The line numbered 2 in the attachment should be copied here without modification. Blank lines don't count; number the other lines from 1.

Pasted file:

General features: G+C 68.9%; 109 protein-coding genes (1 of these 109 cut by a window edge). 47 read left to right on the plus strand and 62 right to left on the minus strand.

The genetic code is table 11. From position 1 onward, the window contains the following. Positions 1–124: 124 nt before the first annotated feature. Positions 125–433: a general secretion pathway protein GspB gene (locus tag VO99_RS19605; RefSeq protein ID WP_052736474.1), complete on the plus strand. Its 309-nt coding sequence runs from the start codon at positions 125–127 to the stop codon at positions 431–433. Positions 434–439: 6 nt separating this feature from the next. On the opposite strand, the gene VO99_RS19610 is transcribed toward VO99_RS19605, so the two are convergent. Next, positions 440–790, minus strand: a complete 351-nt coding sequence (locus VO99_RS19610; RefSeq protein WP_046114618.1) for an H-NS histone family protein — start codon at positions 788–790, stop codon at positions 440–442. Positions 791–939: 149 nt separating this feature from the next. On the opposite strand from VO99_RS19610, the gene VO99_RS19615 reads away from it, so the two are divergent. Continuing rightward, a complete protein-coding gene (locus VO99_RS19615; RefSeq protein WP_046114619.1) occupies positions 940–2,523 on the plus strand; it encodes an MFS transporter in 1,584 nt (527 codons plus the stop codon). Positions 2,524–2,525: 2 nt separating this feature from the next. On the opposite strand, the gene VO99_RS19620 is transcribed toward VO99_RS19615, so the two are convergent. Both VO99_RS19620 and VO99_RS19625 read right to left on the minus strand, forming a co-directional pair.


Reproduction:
The genetic code is table 11. From position 1 onward, the window contains the following. Positions 1–124: 124 nt before the first annotated feature. Positions 125–433: a general secretion pathway protein GspB gene (locus tag VO99_RS19605; RefSeq protein ID WP_052736474.1), complete on the plus strand. Its 309-nt coding sequence runs from the start codon at positions 125–127 to the stop codon at positions 431–433. Positions 434–439: 6 nt separating this feature from the next. On the opposite strand, the gene VO99_RS19610 is transcribed toward VO99_RS19605, so the two are convergent. Next, positions 440–790, minus strand: a complete 351-nt coding sequence (locus VO99_RS19610; RefSeq protein WP_046114618.1) for an H-NS histone family protein — start codon at positions 788–790, stop codon at positions 440–442. Positions 791–939: 149 nt separating this feature from the next. On the opposite strand from VO99_RS19610, the gene VO99_RS19615 reads away from it, so the two are divergent. Continuing rightward, a complete protein-coding gene (locus VO99_RS19615; RefSeq protein WP_046114619.1) occupies positions 940–2,523 on the plus strand; it encodes an MFS transporter in 1,584 nt (527 codons plus the stop codon). Positions 2,524–2,525: 2 nt separating this feature from the next. On the opposite strand, the gene VO99_RS19620 is transcribed toward VO99_RS19615, so the two are convergent. Both VO99_RS19620 and VO99_RS19625 read right to left on the minus strand, forming a co-directional pair.